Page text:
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Full Crowd for Jonathan Haidt Lecture

September 23rd, 2014 by hannahrozenblat
Jonathan Haidt speaking

Jonathan Haidt speaking

Last week’s joint event between the Honors Program and the Department of Psychology was quite a success! More than 140 students came to hear Professor Jonathan Haidt, a widely known social psychologist and professor of Ethical Leadership at the NYU’s Stern School of Business, present a lecture on “The Moral Psychology of Political Polarization and Paralysis.” In his lecture, Haidt explored how morality varies across cultures, religions, and political groups and spoke about the negative effect hyper-partisanship is having on the United States and how that has evolved over the past century.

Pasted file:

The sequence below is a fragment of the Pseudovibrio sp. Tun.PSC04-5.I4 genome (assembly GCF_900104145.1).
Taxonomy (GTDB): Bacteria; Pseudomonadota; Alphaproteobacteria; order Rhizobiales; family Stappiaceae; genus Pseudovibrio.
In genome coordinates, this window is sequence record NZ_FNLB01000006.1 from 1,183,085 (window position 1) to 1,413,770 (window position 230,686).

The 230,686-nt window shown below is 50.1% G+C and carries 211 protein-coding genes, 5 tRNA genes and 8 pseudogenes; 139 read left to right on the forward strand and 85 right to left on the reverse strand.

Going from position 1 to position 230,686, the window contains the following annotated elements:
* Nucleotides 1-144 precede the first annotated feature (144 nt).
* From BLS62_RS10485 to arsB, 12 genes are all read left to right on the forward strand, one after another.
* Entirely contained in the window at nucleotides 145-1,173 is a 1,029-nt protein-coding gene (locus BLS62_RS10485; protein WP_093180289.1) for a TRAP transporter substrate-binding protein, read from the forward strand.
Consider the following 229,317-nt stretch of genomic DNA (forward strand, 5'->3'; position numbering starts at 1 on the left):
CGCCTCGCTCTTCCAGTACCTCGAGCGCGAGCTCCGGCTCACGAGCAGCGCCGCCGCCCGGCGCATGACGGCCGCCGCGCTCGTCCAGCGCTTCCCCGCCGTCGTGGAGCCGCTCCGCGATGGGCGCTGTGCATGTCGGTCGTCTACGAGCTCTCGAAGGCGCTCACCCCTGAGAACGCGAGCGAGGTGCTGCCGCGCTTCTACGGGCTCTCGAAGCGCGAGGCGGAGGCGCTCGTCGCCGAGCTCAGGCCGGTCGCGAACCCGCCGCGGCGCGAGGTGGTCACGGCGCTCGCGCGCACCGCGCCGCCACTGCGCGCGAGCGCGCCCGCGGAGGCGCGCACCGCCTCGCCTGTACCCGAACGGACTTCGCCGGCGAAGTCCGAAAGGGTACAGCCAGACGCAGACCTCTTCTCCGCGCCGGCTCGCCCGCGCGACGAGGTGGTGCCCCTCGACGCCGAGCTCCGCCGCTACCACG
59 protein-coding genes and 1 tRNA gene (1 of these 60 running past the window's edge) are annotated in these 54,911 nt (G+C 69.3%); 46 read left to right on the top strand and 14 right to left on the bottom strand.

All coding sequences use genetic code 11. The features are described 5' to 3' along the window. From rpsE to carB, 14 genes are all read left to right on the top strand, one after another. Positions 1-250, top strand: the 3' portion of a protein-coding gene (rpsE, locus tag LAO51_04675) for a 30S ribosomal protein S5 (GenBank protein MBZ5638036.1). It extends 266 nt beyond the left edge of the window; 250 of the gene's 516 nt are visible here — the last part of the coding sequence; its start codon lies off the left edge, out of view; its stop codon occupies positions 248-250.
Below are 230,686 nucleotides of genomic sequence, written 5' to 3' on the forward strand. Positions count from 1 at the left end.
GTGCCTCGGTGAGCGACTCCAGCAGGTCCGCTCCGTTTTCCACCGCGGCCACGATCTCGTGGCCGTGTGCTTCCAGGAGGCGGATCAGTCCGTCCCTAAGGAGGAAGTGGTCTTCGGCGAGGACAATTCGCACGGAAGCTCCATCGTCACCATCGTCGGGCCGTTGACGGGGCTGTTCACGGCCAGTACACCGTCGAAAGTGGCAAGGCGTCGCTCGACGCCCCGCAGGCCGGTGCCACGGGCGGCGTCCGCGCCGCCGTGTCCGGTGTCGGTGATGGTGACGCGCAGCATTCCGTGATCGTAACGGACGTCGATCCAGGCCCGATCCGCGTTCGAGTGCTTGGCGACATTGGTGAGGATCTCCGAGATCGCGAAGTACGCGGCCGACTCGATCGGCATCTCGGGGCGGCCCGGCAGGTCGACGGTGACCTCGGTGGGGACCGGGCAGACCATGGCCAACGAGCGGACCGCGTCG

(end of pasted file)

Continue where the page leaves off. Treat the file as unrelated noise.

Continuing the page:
After the lecture, Honors students had the opportunity to meet Haidt at a small reception in the Honors Lounge and speak to him in a more intimate setting about his lecture and his books.

You can read more about the event here.

The audience at Jonathan Haidt's lecture

The audience at Jonathan Haidt’s lecture

First Luncheons of the Year!

September 17th, 2014 by hannahrozenblat

The fall semester is off to a busy start here in the Jay and Jeanie Schottenstein Honors Program!  We have already had two well-attended luncheons this month to kick off the year.

Welcome Luncheon on September 3rd

Welcome Luncheon on September 3rd

At our Welcome Back luncheon on September 3rd, students had a chance to sit down with members of the Honors staff and Honors Student Council, which gave them the opportunity to meet other students in the Honors program, get a sense of the program’s plans for the year, and make suggestions as to events and speakers they would like to see included in our schedule for the year.  While Professor Cwilich gave students a preview of the Honors Program’s plans for the semester and upcoming events, students enjoyed pizza and contributed their own suggestions.